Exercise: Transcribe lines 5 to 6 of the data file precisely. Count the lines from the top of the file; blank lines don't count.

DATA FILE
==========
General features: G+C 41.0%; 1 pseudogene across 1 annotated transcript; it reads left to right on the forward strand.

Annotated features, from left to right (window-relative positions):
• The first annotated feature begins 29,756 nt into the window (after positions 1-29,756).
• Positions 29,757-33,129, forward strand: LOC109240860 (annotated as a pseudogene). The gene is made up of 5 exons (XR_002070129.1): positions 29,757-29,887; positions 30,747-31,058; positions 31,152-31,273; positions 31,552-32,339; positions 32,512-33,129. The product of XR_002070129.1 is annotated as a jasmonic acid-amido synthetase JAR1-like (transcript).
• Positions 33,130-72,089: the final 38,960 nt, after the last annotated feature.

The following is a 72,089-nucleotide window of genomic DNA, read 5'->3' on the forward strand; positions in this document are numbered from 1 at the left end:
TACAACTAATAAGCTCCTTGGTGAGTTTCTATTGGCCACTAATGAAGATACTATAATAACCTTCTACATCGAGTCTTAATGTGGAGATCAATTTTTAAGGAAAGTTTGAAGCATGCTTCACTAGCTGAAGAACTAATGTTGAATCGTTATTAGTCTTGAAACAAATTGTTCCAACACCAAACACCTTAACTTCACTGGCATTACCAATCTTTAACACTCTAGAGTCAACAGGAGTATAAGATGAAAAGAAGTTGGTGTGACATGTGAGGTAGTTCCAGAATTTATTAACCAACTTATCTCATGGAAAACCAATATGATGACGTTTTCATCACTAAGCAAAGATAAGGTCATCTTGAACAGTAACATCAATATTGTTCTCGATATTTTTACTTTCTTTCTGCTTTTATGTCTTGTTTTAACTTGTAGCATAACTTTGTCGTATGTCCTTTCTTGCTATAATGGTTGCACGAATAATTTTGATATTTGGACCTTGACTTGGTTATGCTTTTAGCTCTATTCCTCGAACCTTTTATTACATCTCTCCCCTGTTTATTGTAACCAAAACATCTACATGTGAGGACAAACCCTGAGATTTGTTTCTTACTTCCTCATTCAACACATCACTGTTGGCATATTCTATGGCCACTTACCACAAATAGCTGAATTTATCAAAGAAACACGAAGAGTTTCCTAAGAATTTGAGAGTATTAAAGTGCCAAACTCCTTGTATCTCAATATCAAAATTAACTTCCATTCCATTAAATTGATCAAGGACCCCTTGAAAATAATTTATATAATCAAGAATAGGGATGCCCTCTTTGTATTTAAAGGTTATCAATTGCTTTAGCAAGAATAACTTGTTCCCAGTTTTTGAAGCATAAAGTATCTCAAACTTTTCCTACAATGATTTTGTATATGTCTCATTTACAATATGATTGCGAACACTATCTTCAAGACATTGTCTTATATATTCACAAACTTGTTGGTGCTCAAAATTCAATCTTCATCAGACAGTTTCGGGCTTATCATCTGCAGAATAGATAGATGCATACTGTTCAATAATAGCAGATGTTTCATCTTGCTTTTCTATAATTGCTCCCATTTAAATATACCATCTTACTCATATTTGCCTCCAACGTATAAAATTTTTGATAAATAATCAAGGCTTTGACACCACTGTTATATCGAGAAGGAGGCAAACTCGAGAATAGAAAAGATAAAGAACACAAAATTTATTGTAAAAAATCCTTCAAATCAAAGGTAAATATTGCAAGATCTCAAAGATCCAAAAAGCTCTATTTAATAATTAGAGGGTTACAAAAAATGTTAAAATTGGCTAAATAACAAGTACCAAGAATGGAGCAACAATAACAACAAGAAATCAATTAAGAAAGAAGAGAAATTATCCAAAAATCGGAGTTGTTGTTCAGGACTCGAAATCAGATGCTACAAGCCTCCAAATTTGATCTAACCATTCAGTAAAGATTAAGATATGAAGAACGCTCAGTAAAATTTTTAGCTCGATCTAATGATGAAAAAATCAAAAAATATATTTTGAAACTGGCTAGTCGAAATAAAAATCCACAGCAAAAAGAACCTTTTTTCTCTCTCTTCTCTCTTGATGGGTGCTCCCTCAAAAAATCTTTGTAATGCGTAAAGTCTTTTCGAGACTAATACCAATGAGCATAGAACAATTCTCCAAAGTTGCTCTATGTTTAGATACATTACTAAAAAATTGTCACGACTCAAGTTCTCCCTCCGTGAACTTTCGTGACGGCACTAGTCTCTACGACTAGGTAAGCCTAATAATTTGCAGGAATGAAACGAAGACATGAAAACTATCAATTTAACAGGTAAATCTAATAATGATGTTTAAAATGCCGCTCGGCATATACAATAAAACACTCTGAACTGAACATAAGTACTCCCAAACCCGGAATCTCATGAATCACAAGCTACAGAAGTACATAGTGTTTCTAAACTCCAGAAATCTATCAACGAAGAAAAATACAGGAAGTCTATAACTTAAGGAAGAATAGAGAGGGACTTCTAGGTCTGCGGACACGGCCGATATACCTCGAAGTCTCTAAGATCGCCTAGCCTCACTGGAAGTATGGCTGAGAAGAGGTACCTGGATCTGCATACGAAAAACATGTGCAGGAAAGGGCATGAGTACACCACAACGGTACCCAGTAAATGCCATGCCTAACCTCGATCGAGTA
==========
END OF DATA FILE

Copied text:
• Positions 33,130-72,089: the final 38,960 nt, after the last annotated feature.

The following is a 72,089-nucleotide window of genomic DNA, read 5'->3' on the forward strand; positions in this document are numbered from 1 at the left end: